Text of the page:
PEPFAR's annual planning process is done either at the country (COP) or regional level (ROP).
PEPFAR's programs are implemented through implementing partners who apply for funding based on PEPFAR's published Requests for Applications.
Since 2010, PEPFAR COPs have grouped implementing partners according to an organizational type. We have retroactively applied these classifications to earlier years in the database as well.
Also called "Strategic Areas", these are general areas of HIV programming. Each program area has several corresponding budget codes.
Specific areas of HIV programming. Budget Codes are the lowest level of spending data available.
Expenditure Program Areas track general areas of PEPFAR expenditure.
Subdivisions of Program Areas, these track general higher level sub-classifications of expenditure.
Subdivisions of Major categories, these are the most detailed expenditure data.
Cross-cutting attributions are areas of PEPFAR programming that contribute across several program areas. They contain limited indicative information related to aspects such as human resources, health infrastructure, or key populations programming. However, they represent only a small proportion of the total funds that PEPFAR allocates through the COP process. Additionally, they have changed significantly over the years. As such, analysis and interpretation of these data should be approached carefully. Learn more
PEPFAR sets targets using the Monitoring, Evaluation, and Reporting (MER) System - documentation for which can be found on PEPFAR's website at https://www.pepfar.gov/reports/guidance/. As with most data on this website, the targets here have been extracted from the COP documents. Targets are for the fiscal year following each COP year, such that selecting 2016 will access targets for FY2017. This feature is currently experimental and should be used for exploratory purposes only at present.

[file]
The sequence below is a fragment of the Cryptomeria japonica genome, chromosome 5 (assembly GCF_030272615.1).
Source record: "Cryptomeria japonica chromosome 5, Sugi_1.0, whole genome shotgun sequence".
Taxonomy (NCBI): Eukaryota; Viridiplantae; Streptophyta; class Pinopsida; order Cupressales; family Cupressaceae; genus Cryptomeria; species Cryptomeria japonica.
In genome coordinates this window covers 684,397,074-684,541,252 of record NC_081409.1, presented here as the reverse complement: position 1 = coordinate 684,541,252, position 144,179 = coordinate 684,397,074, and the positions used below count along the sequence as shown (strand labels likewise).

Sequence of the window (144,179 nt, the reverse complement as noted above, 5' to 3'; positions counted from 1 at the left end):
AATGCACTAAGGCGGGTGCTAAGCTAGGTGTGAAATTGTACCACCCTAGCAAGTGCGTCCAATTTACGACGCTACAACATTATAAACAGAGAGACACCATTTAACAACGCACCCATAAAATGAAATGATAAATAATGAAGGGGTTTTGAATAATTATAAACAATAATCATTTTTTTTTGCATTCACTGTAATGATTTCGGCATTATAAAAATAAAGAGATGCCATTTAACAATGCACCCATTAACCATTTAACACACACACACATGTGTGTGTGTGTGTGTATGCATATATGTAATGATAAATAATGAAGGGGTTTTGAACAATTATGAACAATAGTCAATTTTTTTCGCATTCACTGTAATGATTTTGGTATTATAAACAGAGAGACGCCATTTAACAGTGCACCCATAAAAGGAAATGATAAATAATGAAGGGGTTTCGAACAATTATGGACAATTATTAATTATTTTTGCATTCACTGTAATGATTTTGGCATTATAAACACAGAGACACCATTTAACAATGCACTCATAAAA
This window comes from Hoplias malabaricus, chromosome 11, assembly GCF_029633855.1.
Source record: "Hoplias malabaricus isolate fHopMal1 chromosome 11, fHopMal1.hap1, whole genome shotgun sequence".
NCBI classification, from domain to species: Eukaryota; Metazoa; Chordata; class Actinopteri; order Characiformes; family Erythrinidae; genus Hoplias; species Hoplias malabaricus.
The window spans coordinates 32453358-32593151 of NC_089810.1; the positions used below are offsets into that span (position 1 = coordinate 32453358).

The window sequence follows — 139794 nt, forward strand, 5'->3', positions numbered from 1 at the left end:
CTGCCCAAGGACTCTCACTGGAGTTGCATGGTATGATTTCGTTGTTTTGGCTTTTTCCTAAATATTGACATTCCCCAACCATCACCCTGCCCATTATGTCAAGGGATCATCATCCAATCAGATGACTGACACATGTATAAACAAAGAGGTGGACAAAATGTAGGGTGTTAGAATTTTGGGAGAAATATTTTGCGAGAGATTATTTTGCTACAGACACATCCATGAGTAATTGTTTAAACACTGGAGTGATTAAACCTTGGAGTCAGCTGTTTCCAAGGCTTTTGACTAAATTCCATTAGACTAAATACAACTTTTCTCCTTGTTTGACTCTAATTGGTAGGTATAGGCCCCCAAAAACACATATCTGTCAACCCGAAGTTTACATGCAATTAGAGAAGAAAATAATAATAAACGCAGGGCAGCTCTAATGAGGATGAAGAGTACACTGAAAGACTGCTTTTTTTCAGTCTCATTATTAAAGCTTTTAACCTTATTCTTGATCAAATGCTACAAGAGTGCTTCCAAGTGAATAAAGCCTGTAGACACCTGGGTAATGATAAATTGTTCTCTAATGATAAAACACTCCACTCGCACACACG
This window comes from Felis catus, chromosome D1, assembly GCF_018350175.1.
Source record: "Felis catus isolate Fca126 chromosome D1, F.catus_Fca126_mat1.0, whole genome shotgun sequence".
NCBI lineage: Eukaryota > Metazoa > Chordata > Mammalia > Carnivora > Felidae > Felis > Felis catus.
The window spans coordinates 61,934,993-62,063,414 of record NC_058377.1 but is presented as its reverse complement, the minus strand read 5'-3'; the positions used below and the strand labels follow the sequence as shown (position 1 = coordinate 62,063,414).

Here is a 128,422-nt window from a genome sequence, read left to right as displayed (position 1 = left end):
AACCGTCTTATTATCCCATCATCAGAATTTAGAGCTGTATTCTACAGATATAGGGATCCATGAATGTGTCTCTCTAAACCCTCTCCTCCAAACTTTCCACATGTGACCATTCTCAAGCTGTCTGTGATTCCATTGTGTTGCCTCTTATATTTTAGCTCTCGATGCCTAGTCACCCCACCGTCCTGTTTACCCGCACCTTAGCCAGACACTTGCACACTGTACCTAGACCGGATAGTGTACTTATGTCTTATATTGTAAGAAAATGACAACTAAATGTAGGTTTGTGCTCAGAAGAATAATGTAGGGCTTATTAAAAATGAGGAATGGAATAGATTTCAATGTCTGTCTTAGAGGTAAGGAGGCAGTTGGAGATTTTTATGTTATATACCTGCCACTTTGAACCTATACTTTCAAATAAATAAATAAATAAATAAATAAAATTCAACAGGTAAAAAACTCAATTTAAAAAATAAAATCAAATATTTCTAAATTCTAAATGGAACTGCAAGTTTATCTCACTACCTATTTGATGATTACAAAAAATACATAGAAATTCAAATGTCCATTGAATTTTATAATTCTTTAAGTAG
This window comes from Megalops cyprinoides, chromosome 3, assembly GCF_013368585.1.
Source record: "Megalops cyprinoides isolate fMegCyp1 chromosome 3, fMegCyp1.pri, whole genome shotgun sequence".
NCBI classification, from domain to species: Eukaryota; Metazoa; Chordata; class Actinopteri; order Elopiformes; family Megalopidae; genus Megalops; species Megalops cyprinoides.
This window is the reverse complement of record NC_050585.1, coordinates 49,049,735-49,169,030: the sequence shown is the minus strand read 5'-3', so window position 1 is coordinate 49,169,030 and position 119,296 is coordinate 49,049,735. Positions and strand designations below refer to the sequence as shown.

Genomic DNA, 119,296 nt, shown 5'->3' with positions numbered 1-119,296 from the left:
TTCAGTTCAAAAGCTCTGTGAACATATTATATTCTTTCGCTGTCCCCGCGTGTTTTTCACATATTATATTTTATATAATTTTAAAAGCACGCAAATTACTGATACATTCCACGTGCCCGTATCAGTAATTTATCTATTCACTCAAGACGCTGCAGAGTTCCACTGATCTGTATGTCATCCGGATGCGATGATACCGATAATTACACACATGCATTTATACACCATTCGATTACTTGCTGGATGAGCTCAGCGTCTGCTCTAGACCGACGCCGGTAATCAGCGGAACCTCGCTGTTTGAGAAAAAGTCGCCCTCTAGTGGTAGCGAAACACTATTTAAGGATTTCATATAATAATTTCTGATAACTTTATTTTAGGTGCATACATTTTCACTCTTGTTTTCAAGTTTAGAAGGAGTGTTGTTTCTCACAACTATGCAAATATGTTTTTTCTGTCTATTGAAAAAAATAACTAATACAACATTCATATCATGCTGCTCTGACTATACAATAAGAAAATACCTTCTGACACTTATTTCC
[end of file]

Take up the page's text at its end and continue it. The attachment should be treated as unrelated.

Years of mechanism: 2011
PACT Tanzania implements Pamoja Tuwalee, a 5 year cooperative agreement that aims to provide coordinated and sustainable care for most vulnerable children and households infected/affected with HIV in the Lake and Southern Zones of Tanzania targeting 55700 OVC with one core service, 27850 with food and/or nutrition service and 6960 households with economic opportunity/strengthening support in FY12. The objectives of the project are to increase local ownership and capacity to support OVC to access community-based care and support; strengthen the capacity of local government authorities and civil society to provide quality services to OVC and their households; and replicate effective multi-sectoral coordination structures that include the private sector at district and village levels. The program also contributes to the goal of the Partnership Framework, which aims to maintain and scale up services to reduce morbidity and mortality and improve the lives of Tanzanians affected by HIV/AIDS. The objectives also contribute to GHI Strategy IR1,2 and 3 that relates to increased access to quality maternal, child, and reproductive health services.
PACTs program approach contributes to the sustainability of service delivery to vulnerable households by strengthening LGA and civil society capacity. In addition, sustainability is built through PACTs use of the WORTH economic strengthening model as a platform to strengthen capacity of households and mobilize communities around critical issues.